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# correcting matrices

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This is a very theoretical question (theoretical for me, I''m not this far in programming yet), but I believe this will be a problem for me some day. I have a matrice for an object. When I rotate object a little bit, I multiply the matrice with other matrice. After doing lots of little rotations, I would assume, my matrice gets somehow incorrect or twisted, so that vertexes in the object would not only get rotated but also shifted in some random directions. Is there a way to somehow correct the matrice? I now I could have three angles for each axis, and then create the matrice again and again everytime I draw the object. But I don''t want this kind of rotating here.

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your problem are rounding errors and after a while your matrix falls apart. its not orthonormal anymore so youd have to make sure every vector is unit length and rebuild part of it to get all vectors orthogonal to each other. thats about 2 sqrts and 2 cross products every now and then.

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Precision errors are the cause for drifting coordinates.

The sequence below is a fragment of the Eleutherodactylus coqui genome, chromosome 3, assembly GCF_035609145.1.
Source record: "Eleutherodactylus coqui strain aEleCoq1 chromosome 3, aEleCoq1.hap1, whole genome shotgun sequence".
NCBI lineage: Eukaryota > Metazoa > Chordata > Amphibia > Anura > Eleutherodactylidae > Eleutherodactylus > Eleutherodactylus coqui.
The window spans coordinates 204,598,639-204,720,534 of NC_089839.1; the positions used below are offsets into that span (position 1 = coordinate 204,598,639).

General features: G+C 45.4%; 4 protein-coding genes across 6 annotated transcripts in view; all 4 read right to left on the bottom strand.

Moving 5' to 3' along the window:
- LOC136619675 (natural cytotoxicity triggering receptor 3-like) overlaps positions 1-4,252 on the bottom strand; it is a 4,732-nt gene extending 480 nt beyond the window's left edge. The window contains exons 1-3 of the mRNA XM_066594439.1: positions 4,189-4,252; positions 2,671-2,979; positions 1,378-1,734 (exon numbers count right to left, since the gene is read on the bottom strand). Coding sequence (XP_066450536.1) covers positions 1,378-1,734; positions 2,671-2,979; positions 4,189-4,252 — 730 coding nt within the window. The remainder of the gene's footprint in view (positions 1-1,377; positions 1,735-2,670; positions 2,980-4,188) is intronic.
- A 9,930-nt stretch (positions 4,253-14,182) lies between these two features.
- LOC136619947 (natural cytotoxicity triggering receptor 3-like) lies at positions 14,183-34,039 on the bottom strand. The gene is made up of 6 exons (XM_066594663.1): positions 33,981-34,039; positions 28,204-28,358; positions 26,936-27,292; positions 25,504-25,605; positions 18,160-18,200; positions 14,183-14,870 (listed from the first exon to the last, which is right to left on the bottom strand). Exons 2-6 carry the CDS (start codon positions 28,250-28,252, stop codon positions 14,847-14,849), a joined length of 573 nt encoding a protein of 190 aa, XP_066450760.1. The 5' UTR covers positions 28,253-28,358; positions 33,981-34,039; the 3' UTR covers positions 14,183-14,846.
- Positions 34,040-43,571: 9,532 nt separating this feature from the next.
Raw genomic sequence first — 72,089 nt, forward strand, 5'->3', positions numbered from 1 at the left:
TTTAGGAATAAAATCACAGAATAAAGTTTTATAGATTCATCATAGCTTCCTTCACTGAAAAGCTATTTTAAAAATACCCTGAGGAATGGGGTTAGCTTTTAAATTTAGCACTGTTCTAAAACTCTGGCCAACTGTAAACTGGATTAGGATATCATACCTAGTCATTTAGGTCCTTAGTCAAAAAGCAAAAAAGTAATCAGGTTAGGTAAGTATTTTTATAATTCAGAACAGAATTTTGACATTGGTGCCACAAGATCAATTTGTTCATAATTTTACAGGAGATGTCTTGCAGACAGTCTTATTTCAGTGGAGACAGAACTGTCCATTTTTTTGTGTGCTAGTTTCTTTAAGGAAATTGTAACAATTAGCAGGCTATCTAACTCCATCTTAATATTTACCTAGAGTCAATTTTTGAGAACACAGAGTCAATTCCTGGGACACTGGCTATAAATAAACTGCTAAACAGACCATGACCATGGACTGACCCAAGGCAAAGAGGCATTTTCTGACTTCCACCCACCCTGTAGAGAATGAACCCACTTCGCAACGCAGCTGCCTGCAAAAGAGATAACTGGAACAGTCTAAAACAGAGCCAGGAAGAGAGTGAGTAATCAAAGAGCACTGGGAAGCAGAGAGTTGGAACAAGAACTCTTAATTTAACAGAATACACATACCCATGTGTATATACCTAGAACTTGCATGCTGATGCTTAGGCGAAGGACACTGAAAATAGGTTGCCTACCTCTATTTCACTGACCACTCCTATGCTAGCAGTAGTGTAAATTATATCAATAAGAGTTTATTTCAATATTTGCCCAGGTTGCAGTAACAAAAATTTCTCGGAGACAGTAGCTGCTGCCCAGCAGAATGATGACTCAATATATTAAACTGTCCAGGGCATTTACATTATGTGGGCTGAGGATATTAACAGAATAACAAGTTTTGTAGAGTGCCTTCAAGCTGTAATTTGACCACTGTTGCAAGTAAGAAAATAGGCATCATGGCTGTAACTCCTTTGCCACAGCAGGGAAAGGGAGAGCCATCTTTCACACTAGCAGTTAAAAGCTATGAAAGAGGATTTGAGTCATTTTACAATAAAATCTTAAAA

You should bite the bullet and reconstruct a fresh matrix every frame.
Try quaternion rotations or geometric algebra, they solve much of the problems associated with rotation.

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2 sqrts and 2 cross products every now and then. This sounds like there is a way to correct the matrice, but oooo... In a bit more detail?

What does orthogonal mean? (I would probably now this, but I''m not good with english and I don''t have dictionary here.)

I have no idea what I should actually do with the matrice, if I found out that a vector of unit length turned out to be, say, 0.98 long after rotation.

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if you find that then you just normalize it by dividing every coordinate through its length. orthonormal means that all vectors are orthogonal (90°) to each other and unit length.

what you would do is pick two of the vectors, take the crossproduct, normalize one of the old and the new vector and take the crossproduct of those.
basically you just pick one to stay the same and recalculate the two others.

if youre using directx you already have matrix classes that take care of all that. for opengl i tend to abuse it to do the math for me, but reading back data from the card is slow, so its nothing you should do too often.

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Look up "Gram-Schmidt orthonormalization".

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